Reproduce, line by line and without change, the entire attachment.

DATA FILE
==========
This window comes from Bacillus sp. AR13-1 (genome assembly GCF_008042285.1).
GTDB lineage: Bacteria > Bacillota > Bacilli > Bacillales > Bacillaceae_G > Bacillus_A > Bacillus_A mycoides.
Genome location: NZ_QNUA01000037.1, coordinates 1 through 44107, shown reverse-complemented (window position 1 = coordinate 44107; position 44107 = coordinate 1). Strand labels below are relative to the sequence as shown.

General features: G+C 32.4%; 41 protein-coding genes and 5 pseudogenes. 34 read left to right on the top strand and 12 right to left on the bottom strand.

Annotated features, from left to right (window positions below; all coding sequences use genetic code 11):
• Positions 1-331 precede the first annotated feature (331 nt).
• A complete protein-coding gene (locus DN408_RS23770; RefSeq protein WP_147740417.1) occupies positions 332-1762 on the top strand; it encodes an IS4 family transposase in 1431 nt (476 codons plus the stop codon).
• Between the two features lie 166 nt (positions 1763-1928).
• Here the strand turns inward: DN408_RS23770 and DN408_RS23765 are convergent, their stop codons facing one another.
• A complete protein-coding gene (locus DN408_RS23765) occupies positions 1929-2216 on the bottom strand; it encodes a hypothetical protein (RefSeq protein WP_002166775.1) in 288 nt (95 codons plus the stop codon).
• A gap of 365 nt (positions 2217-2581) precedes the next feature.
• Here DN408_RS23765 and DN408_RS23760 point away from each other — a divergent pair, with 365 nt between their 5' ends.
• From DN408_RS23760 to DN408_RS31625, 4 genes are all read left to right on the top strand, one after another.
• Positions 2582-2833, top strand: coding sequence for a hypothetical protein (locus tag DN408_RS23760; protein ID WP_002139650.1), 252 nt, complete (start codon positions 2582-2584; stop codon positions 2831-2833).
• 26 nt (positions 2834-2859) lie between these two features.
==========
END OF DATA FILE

This window comes from Bacillus sp. AR13-1 (genome assembly GCF_008042285.1).
GTDB lineage: Bacteria > Bacillota > Bacilli > Bacillales > Bacillaceae_G > Bacillus_A > Bacillus_A mycoides.
Genome location: NZ_QNUA01000037.1, coordinates 1 through 44107, shown reverse-complemented (window position 1 = coordinate 44107; position 44107 = coordinate 1). Strand labels below are relative to the sequence as shown.

General features: G+C 32.4%; 41 protein-coding genes and 5 pseudogenes. 34 read left to right on the top strand and 12 right to left on the bottom strand.

Annotated features, from left to right (window positions below; all coding sequences use genetic code 11):
• Positions 1-331 precede the first annotated feature (331 nt).
• A complete protein-coding gene (locus DN408_RS23770; RefSeq protein WP_147740417.1) occupies positions 332-1762 on the top strand; it encodes an IS4 family transposase in 1431 nt (476 codons plus the stop codon).
• Between the two features lie 166 nt (positions 1763-1928).
• Here the strand turns inward: DN408_RS23770 and DN408_RS23765 are convergent, their stop codons facing one another.
• A complete protein-coding gene (locus DN408_RS23765) occupies positions 1929-2216 on the bottom strand; it encodes a hypothetical protein (RefSeq protein WP_002166775.1) in 288 nt (95 codons plus the stop codon).
• A gap of 365 nt (positions 2217-2581) precedes the next feature.
• Here DN408_RS23765 and DN408_RS23760 point away from each other — a divergent pair, with 365 nt between their 5' ends.
• From DN408_RS23760 to DN408_RS31625, 4 genes are all read left to right on the top strand, one after another.
• Positions 2582-2833, top strand: coding sequence for a hypothetical protein (locus tag DN408_RS23760; protein ID WP_002139650.1), 252 nt, complete (start codon positions 2582-2584; stop codon positions 2831-2833).
• 26 nt (positions 2834-2859) lie between these two features.